In a recent San Francisco Chronicle article about the pros and cons of electronic health records (EHRs), Patricia Conolly, MD, chief information officer and executive vice president of Information Technology at The Permanente Federation, gave an example of how Kaiser Permanente is using technology to help patients.
The article, “Why doctors hate electronic records—and what could change that,” interviewed physicians in private practice and in academic health centers. Dr. Conolly, who is also associate executive director of The Permanente Medical Group and practices internal medicine in Oakland, shared Kaiser Permanente’s early alert program, where an algorithm that combines vital sign monitoring and data pulled from EHRs can help to predict a patient’s risk of rapid deterioration. If the algorithm detects that the patient is at-risk, physicians and care teams are alerted.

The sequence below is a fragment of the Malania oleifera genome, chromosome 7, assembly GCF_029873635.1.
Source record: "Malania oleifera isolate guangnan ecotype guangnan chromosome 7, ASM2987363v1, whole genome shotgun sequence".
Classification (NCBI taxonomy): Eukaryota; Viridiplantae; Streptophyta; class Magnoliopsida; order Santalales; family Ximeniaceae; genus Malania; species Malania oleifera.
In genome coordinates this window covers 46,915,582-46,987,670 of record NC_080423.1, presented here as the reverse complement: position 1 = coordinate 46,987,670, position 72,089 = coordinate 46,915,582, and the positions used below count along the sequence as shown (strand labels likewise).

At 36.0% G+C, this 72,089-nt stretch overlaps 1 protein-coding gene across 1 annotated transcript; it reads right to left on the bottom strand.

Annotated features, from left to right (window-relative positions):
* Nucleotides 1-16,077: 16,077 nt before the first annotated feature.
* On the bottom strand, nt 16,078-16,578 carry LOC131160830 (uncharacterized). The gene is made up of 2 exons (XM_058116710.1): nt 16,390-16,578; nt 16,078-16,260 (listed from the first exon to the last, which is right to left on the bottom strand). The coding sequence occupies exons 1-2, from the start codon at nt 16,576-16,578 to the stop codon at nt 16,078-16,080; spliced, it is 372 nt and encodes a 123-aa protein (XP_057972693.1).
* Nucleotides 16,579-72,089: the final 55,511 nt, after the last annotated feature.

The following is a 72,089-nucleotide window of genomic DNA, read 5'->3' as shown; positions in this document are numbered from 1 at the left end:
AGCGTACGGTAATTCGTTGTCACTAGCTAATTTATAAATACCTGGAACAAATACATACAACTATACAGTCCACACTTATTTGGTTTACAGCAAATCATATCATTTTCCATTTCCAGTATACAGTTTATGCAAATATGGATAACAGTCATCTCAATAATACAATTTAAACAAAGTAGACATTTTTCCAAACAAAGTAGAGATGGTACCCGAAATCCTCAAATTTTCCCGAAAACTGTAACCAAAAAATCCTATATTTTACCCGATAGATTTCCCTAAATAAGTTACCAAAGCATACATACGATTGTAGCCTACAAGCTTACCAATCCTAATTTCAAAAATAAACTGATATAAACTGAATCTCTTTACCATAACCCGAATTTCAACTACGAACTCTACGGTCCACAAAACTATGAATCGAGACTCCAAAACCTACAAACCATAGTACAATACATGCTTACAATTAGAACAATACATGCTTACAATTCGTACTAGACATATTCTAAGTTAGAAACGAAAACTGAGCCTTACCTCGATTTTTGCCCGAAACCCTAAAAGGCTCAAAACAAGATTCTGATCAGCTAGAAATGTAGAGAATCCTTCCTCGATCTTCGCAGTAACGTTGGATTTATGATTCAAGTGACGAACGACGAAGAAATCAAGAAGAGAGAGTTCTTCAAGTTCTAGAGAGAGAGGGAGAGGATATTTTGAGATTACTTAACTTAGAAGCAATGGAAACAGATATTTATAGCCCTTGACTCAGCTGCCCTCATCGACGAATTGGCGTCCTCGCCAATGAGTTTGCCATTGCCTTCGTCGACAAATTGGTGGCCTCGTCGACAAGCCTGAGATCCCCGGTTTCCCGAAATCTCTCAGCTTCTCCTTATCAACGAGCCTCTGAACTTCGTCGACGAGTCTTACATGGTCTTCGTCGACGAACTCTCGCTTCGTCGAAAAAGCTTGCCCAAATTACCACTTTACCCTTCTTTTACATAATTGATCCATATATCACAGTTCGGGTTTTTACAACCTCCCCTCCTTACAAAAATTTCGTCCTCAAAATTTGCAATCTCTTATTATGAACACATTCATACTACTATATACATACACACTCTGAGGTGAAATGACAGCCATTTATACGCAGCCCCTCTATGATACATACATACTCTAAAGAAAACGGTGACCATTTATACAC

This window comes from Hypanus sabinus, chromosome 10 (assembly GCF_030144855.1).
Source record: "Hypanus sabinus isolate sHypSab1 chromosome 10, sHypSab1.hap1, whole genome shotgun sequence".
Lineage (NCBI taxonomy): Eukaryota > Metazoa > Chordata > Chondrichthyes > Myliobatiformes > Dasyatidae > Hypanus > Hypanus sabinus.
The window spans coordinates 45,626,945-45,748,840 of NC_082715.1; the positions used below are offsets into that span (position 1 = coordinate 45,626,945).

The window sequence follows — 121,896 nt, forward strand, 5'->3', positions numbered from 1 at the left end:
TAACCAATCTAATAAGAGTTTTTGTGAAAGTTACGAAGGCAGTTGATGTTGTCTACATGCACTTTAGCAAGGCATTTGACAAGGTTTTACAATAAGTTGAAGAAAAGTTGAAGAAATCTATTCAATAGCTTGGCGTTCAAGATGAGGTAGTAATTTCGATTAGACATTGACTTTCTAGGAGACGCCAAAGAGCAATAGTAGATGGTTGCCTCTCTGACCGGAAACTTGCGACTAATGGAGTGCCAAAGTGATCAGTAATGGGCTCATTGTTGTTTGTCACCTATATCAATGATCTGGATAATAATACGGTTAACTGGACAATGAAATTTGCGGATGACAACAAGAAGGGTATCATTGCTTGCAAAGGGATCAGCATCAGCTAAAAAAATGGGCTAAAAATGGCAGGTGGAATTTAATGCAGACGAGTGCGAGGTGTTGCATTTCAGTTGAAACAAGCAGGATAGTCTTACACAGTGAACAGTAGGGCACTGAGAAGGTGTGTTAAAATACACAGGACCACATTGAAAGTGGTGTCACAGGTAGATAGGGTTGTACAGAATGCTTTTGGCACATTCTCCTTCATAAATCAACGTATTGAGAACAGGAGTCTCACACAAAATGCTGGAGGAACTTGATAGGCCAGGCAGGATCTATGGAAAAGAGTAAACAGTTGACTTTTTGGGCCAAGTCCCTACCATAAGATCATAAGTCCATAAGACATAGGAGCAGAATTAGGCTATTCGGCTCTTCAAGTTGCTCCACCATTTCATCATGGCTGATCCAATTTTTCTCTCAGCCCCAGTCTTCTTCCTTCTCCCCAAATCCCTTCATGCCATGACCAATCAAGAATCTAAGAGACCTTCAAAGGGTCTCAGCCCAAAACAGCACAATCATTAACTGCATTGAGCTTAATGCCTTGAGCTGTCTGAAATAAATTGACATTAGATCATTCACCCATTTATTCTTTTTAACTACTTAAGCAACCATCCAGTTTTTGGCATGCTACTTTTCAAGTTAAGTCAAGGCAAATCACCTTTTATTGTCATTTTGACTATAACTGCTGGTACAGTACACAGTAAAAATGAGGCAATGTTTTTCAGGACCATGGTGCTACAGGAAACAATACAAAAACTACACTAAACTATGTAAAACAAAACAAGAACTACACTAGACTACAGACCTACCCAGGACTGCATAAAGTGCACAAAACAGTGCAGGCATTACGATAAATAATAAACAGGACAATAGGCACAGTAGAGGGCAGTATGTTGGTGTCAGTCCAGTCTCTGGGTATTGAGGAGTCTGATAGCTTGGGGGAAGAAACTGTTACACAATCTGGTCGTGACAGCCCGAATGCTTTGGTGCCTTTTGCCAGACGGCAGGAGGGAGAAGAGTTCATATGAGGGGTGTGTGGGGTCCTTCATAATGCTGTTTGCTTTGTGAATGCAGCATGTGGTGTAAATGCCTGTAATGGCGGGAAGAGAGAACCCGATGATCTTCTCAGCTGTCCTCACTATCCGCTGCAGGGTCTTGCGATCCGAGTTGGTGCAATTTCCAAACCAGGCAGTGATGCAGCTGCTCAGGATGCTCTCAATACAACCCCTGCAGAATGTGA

“If we can identify some, many or all of those patients before they experience that (negative) event, and can help avoid that event, then the view is one can reduce complications and reduce morbidity and mortality,” Dr. Conolly said.
A Medscape survey reported 96 percent of physicians already use or plan to use EHRs, but 57 percent said the time spent decoding EHRs takes away from time spent with patients. Physician views on electronic health records ranged widely in the story.